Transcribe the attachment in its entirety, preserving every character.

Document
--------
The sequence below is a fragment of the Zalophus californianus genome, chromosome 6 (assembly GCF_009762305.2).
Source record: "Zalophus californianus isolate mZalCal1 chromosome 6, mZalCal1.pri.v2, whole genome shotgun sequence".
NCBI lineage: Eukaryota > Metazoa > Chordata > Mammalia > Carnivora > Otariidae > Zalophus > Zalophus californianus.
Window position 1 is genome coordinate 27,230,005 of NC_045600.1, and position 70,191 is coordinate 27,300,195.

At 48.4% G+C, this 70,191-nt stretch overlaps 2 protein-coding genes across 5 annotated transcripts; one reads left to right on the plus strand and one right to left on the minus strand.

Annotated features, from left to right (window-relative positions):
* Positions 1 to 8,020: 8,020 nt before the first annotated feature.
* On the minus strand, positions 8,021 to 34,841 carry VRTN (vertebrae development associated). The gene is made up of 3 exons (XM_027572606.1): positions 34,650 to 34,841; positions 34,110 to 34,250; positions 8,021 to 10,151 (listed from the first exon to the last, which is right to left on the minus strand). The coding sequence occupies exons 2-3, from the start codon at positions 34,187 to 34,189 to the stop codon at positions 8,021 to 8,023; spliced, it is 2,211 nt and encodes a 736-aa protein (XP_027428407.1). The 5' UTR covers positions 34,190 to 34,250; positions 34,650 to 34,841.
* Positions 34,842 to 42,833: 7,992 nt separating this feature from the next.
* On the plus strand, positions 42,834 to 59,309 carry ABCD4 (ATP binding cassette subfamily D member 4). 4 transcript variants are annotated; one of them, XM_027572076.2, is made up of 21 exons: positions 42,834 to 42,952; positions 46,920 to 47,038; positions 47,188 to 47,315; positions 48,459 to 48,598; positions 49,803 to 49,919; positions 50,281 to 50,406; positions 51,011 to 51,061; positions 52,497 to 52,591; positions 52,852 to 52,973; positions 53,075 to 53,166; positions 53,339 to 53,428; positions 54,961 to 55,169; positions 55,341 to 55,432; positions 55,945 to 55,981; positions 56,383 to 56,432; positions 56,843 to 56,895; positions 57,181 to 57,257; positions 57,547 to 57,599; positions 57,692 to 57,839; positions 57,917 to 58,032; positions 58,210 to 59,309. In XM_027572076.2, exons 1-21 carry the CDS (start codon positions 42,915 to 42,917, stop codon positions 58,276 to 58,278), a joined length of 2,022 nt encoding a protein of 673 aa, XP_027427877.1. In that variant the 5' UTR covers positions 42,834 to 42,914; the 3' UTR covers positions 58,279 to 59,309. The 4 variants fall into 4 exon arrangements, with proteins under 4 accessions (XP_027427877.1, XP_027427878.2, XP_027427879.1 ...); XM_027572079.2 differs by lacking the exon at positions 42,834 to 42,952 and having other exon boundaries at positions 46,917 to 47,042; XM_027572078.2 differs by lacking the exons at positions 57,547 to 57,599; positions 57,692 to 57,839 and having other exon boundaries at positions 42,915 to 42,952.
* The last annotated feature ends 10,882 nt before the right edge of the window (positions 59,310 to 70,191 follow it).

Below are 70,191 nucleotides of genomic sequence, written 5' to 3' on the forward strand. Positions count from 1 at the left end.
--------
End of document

The sequence below is a fragment of the Zalophus californianus genome, chromosome 6 (assembly GCF_009762305.2).
Source record: "Zalophus californianus isolate mZalCal1 chromosome 6, mZalCal1.pri.v2, whole genome shotgun sequence".
NCBI lineage: Eukaryota > Metazoa > Chordata > Mammalia > Carnivora > Otariidae > Zalophus > Zalophus californianus.
Window position 1 is genome coordinate 27,230,005 of NC_045600.1, and position 70,191 is coordinate 27,300,195.

At 48.4% G+C, this 70,191-nt stretch overlaps 2 protein-coding genes across 5 annotated transcripts; one reads left to right on the plus strand and one right to left on the minus strand.

Annotated features, from left to right (window-relative positions):
* Positions 1 to 8,020: 8,020 nt before the first annotated feature.
* On the minus strand, positions 8,021 to 34,841 carry VRTN (vertebrae development associated). The gene is made up of 3 exons (XM_027572606.1): positions 34,650 to 34,841; positions 34,110 to 34,250; positions 8,021 to 10,151 (listed from the first exon to the last, which is right to left on the minus strand). The coding sequence occupies exons 2-3, from the start codon at positions 34,187 to 34,189 to the stop codon at positions 8,021 to 8,023; spliced, it is 2,211 nt and encodes a 736-aa protein (XP_027428407.1). The 5' UTR covers positions 34,190 to 34,250; positions 34,650 to 34,841.
* Positions 34,842 to 42,833: 7,992 nt separating this feature from the next.
* On the plus strand, positions 42,834 to 59,309 carry ABCD4 (ATP binding cassette subfamily D member 4). 4 transcript variants are annotated; one of them, XM_027572076.2, is made up of 21 exons: positions 42,834 to 42,952; positions 46,920 to 47,038; positions 47,188 to 47,315; positions 48,459 to 48,598; positions 49,803 to 49,919; positions 50,281 to 50,406; positions 51,011 to 51,061; positions 52,497 to 52,591; positions 52,852 to 52,973; positions 53,075 to 53,166; positions 53,339 to 53,428; positions 54,961 to 55,169; positions 55,341 to 55,432; positions 55,945 to 55,981; positions 56,383 to 56,432; positions 56,843 to 56,895; positions 57,181 to 57,257; positions 57,547 to 57,599; positions 57,692 to 57,839; positions 57,917 to 58,032; positions 58,210 to 59,309. In XM_027572076.2, exons 1-21 carry the CDS (start codon positions 42,915 to 42,917, stop codon positions 58,276 to 58,278), a joined length of 2,022 nt encoding a protein of 673 aa, XP_027427877.1. In that variant the 5' UTR covers positions 42,834 to 42,914; the 3' UTR covers positions 58,279 to 59,309. The 4 variants fall into 4 exon arrangements, with proteins under 4 accessions (XP_027427877.1, XP_027427878.2, XP_027427879.1 ...); XM_027572079.2 differs by lacking the exon at positions 42,834 to 42,952 and having other exon boundaries at positions 46,917 to 47,042; XM_027572078.2 differs by lacking the exons at positions 57,547 to 57,599; positions 57,692 to 57,839 and having other exon boundaries at positions 42,915 to 42,952.
* The last annotated feature ends 10,882 nt before the right edge of the window (positions 59,310 to 70,191 follow it).

Below are 70,191 nucleotides of genomic sequence, written 5' to 3' on the forward strand. Positions count from 1 at the left end.